This gesture is genius, and it goes a long way. Rivers is constructing a reality where her persona’s worldview is informed by the National Inquirer, a publication that is notorious for propagating sensationalized gossip as fact. By asking the audience if they too read the Inquirer, she is opening the opportunity for the audience to self-reflect and realize that they either don’t read or at least don’t trust the authority of the Inquirer. When even a tiny minority of the audience responds negatively, Rivers latches onto the dissent instead of ignoring it. In fact, Rivers needed somebody in the audience to dissent for her joke to work. Rivers even calls back to the Inquirer later in the set to save a premise that begins falling flat: “You know who marries rich? Nurses and stewardesses. [Pauses] W- Oh, oh, listen to me! See, you don’t read the Inquirer — there was an article in the National Inquirer [laugh].”

When the audience seems unwilling to agree, Rivers reminds them that her persona’s logic is flawed; they shouldn’t worry about whether or not Rivers is right, because of course she isn’t. The audience’s role is to laugh and play as a child with their mother and vice versa, not to sit back and quietly assess the veracity of Rivers’ statements. Unfortunately, this is a role that audience members can only feel comfortable with for so long.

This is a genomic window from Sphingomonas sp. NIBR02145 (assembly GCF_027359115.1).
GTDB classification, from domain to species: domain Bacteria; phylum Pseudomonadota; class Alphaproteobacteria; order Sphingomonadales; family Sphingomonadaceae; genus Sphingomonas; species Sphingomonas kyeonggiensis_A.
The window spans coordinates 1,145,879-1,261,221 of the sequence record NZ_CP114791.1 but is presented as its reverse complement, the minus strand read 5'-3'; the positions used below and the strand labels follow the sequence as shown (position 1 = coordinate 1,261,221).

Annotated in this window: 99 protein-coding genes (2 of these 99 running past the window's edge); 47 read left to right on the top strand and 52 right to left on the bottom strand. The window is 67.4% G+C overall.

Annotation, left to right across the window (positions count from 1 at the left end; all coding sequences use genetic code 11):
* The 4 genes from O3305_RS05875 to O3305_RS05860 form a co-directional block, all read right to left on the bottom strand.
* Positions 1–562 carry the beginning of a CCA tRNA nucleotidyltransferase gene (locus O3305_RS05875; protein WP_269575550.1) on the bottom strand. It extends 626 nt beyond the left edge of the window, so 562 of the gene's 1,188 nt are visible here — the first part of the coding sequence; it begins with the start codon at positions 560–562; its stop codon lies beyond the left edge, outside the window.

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In order to stay relevant in the dusk of her career, Rivers unfortunately had to venture into genuinely hurtful and cruel territories, becoming more irate and less nimble in her comedic style. After all, playing the contrarian is a difficult task. Offensive jokes implicitly normalize themselves upon successful delivery, and thus, each new joke the performer writes is only valuable if it outdoes its precedents. And of course, the longer the contrarian stays in the spotlight, the more criticism and backlash she must endure. The first line of River’s 2013 album Don’t Start With Me is “Just lighten the fuck up. These are just jokes, you assholes.”

Curiously, this is almost the exact same sentiment of Rivers’ National Inquirer line in 1983, but thirty years later, she can no longer afford to be layered or nuanced. In her act, she says that Mexicans are universally ugly, Haitians shouldn’t have been dug out of the rubble of the 2010 earthquake, blind people are selfish, Chinese women brought anal intercourse to America, the list goes on. Her old mantras “oh, grow up” and “can we talk about this?” changed to the sharper, more exasperated “it’s just!…” Even to the most generous eye, Rivers’ persona no longer seems like that of the combatant Jewish mother or grandmother who ultimately means well; rather, she comes off as somebody who can’t tolerate anything different than herself, who is furious at the world for not supporting her right to be intolerant.